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tennis_pr0
10-30-2011, 06:03 PM
So I was having a conversation with a friend of mine, a teaching pro like myself, and we were talking about teaching the forehand to beginners. This is someone who has never played tennis before. We both agreed that teaching the take back of making a "loop" prior to the wrist being laid back and contact of a ball should not be taught until the student learns how to time the ball and just get a feel for the shot.

Just laying the wrist right back before hitting the ball I think is a better way to teach the forehand to a beginner, as it keeps it simple and allows the student to easily time the ball as there is very little racquet movement. Once the student feels comfortable with this, then teaching the preparation of making a loop before hitting can be taught. Just wanted to know what some of the other teaching pros think of this. Do you guys teach this the same way?

SoBad
10-30-2011, 06:27 PM
I agree with your result-oriented approach. Start him with a compact swing that enables getting the ball over the net and somewhat consistently deep. The loopier takeback should develop naturally going forward as a result of better timing.

tennis_pr0
10-30-2011, 06:29 PM
Yup that is my exact same feeling on it as well.

Timbo's hopeless slice
10-30-2011, 06:49 PM
I would agree quite strongly with your approach.

The loop can come later, or not, just going to complicate hitting the ball for now.

dozu
10-30-2011, 07:05 PM
FYB is the same - contact first, add loop later.

tennis_balla
10-31-2011, 02:05 AM
Contact and proper follow through first, then progress into a backswing gradually. This will make them accelerate their racket head through the contact and not slow down and stop right after the contact like a lot of beginners do who are taught the backswing first.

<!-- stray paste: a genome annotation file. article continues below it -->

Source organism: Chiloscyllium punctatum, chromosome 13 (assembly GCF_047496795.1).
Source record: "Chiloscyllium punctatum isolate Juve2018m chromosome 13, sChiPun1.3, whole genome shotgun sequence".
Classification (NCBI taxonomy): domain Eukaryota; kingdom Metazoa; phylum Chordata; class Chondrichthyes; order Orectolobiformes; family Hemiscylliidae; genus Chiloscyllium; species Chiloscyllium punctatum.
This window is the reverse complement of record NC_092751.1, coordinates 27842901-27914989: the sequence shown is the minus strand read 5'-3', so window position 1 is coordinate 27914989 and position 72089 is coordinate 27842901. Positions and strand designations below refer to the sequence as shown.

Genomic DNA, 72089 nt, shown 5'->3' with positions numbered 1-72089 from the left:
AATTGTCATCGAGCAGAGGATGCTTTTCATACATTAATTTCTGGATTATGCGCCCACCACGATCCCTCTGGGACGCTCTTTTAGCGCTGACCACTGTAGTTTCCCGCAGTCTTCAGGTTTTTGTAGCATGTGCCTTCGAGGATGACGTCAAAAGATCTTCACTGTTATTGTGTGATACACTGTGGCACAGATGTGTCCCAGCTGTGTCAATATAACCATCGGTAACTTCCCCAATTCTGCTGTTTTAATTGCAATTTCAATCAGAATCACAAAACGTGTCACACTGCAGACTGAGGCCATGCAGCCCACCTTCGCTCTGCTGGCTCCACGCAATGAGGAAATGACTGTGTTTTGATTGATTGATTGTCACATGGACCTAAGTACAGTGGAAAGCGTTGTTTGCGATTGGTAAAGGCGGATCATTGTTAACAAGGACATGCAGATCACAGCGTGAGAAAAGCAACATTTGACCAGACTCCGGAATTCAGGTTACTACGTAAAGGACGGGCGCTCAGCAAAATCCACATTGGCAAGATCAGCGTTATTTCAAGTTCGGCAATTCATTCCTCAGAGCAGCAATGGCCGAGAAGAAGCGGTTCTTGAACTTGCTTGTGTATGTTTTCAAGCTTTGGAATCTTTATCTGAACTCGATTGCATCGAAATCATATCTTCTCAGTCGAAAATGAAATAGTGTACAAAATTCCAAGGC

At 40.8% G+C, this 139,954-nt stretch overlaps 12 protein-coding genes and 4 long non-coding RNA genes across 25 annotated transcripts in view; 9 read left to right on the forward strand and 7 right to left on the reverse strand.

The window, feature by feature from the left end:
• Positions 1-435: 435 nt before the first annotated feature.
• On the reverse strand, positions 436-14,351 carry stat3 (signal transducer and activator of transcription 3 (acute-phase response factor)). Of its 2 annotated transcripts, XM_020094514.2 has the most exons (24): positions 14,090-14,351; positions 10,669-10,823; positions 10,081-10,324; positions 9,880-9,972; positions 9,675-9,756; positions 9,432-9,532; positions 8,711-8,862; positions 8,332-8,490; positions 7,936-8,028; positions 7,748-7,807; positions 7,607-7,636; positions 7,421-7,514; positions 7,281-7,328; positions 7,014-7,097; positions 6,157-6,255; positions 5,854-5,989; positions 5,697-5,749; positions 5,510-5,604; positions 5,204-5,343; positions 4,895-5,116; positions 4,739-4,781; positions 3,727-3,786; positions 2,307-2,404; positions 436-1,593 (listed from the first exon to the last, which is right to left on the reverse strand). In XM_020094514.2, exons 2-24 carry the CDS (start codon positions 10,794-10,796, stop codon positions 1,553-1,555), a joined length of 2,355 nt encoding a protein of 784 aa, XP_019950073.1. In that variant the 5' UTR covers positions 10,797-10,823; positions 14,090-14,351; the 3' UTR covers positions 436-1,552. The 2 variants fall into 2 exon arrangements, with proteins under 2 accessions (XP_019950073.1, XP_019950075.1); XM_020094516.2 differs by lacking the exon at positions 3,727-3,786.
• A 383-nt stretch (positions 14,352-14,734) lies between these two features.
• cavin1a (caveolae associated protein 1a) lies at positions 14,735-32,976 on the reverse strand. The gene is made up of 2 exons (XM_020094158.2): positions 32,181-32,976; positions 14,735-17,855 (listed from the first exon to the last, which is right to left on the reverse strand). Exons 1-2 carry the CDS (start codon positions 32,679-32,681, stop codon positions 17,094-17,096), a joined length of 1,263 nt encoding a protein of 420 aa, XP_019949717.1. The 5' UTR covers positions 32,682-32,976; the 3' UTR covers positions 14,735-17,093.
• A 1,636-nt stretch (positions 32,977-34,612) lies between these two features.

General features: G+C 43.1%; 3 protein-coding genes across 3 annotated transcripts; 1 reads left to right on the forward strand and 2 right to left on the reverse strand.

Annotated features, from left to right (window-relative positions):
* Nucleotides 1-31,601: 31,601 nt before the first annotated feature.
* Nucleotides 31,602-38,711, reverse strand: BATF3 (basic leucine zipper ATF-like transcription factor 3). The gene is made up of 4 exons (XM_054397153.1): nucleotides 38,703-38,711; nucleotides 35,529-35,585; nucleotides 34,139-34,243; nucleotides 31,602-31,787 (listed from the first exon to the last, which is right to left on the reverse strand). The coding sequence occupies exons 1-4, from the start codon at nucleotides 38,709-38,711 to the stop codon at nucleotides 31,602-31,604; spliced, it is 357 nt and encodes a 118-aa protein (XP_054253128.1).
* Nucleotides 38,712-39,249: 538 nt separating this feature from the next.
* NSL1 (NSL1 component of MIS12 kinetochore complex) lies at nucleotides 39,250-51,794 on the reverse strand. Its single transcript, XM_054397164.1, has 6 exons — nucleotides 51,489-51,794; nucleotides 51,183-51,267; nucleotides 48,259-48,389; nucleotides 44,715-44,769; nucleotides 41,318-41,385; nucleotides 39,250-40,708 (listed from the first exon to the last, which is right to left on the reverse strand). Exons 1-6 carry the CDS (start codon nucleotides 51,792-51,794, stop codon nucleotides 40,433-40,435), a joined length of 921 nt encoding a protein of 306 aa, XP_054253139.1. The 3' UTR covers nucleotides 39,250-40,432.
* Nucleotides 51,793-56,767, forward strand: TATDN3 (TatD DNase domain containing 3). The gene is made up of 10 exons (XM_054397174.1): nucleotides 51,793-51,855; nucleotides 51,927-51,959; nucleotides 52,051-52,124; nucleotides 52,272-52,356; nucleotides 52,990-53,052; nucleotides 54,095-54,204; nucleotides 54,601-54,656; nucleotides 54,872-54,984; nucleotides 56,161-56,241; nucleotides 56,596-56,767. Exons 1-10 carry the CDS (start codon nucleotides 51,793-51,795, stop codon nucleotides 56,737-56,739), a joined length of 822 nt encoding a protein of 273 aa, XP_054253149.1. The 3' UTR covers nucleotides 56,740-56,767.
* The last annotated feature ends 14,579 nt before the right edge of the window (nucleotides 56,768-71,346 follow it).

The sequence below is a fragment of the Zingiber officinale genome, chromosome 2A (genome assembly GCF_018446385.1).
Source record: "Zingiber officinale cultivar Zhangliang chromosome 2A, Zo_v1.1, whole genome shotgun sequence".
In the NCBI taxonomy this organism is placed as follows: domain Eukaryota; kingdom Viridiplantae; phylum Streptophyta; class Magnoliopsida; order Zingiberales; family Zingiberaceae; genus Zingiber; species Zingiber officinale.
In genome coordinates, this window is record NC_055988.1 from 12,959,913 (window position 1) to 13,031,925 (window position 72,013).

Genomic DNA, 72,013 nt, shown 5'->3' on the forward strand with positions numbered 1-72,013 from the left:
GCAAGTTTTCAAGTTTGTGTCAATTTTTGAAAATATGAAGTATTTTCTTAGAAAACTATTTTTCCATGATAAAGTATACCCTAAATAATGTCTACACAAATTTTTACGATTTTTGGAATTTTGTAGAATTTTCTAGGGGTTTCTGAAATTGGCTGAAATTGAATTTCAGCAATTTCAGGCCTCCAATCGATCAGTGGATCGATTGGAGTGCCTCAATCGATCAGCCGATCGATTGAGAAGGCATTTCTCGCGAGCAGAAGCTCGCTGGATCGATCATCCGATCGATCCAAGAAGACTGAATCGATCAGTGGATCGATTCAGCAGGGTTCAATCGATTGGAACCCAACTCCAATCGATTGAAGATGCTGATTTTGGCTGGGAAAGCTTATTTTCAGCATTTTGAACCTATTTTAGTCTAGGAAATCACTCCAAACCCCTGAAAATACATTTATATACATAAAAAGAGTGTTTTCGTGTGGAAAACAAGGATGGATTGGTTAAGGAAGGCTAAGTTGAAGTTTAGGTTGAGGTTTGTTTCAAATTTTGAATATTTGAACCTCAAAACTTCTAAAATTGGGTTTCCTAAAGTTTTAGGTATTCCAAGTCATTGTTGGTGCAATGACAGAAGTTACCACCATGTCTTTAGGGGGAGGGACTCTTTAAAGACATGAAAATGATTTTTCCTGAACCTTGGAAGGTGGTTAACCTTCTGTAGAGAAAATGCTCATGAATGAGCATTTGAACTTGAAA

CoachingMastery
10-31-2011, 06:07 AM
In my 35 years teaching, the loop aspect comes naturally to all players (with a few exceptions).

I've seen were a small group of misguided pros would teach the loop to ALL beginners...and I was astonished at the number of students who NEVER learned to hit up on the ball because they never learned how to get the racquet below the ball to initiate topspin! Over and over, I saw students slice forehands because of this insistance of teaching the loop over teaching a straight back backswing initially to get the students to feel where the racquet needs to be prior to contact.

Also, the size of the loop was insisted by these few pros. I've found that players develop the loop not only naturally, but that they develop a loop that FITS EACH PARTICULAR PLAYER.

I've seen how fast players are allowed to develop when pros don't insist on teaching the loop swing. It is very easy to teach the loop later for those very few who may remain mechanical or deliberate on the back swing or don't develop the loop naturally.

Ash_Smith
10-31-2011, 08:44 AM
Contact Point first, then extension and follow through, everything behind the body follows after.

cheers

rkelley
10-31-2011, 09:56 AM
What do you guys have the students do with their off-racquet arm at these initial stages of teaching? Parallel to the baseline and then swing out, pointing at the ball, just ignore it initially and focus on the racquet arm, other?

tennis_balla
10-31-2011, 02:33 PM
What do you guys have the students do with their off-racquet arm at these initial stages of teaching? Parallel to the baseline and then swing out, pointing at the ball, just ignore it initially and focus on the racquet arm, other?

Case by case, depends on the situation. Sometimes I won't mention the non-dominant arm for a while until they find their contact point and follow through. A while meaning 2nd lesson, in 20min, 45min later etc. I'm not worried about that, the key thing first for me like Ash said is contact point then follow through. There is no need to add more things for a beginner to think about if they have trouble finding their contact point. Everyone is different, some people do it quicker some slower so theres no set rules or timeline.

sureshs
10-31-2011, 02:36 PM
It is all in the grip.